DallasNews Corporation

Q4 2022 Earnings Conference Call


spk03: Ladies and gentlemen, thank you for standing by, and welcome to the Dallas News Corporation 2022 Investor Call. At this time, all participants are in a listen-only mode. Later, we will conduct a question and answer session, and instructions will be given at that time. If you should require assistance during the call, please press star, then zero. As a reminder, this call is being recorded. I would now like to turn the call over to our host, Gary Cobley. Please go ahead.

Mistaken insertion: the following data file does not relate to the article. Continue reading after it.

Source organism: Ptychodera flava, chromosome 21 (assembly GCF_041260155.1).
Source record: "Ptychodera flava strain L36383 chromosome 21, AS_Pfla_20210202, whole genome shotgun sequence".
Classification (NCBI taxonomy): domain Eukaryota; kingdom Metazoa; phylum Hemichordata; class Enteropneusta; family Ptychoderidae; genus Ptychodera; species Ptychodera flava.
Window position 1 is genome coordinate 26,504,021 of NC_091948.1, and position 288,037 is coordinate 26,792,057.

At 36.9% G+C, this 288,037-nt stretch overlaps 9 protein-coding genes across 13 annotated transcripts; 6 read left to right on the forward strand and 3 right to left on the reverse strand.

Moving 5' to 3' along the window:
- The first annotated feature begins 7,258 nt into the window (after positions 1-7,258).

spk06: Good morning, everyone. Gary Cobley, Vice President and Controller of Dallas News Corporation. Welcome to our fourth quarter and full year 2022 investor call. I am joined by Katie Murray, President and Chief Financial Officer, who will be reviewing financial results. Grant Moise, Chief Executive Officer, who will provide brief business remarks, and Robert Deckard, Executive Chairman, who is available for questions. Yesterday afternoon, we issued a press release announcing fourth quarter and full year 2022 results and filed our 2022 10K. Both of these are posted on our website, dallasnewscorporation.com, under the investor relations section. Unless otherwise specified, comparisons used on today's call measure fourth quarter 2022 and full year 2022 performance against fourth quarter 2021 and full year 2021 performance. Our discussion today will include forward-looking statements. Forward-looking statements are subject to risks, uncertainties, and other factors that could cause actual results to differ materially from those statements. The company assumes no obligation to update the information in this communication except as otherwise required by law. Additional information about these factors is detailed in the company's press releases and publicly available filings with the SEC. Today's discussion will include non-GAAP financial measures. We believe that non-GAAP financial measures provide useful supplemental information to assist investors in determining performance comparisons to our peers. A reconciliation of GAAP to non-GAAP financial measures is included with our press release. I'll now turn the call over to Katie.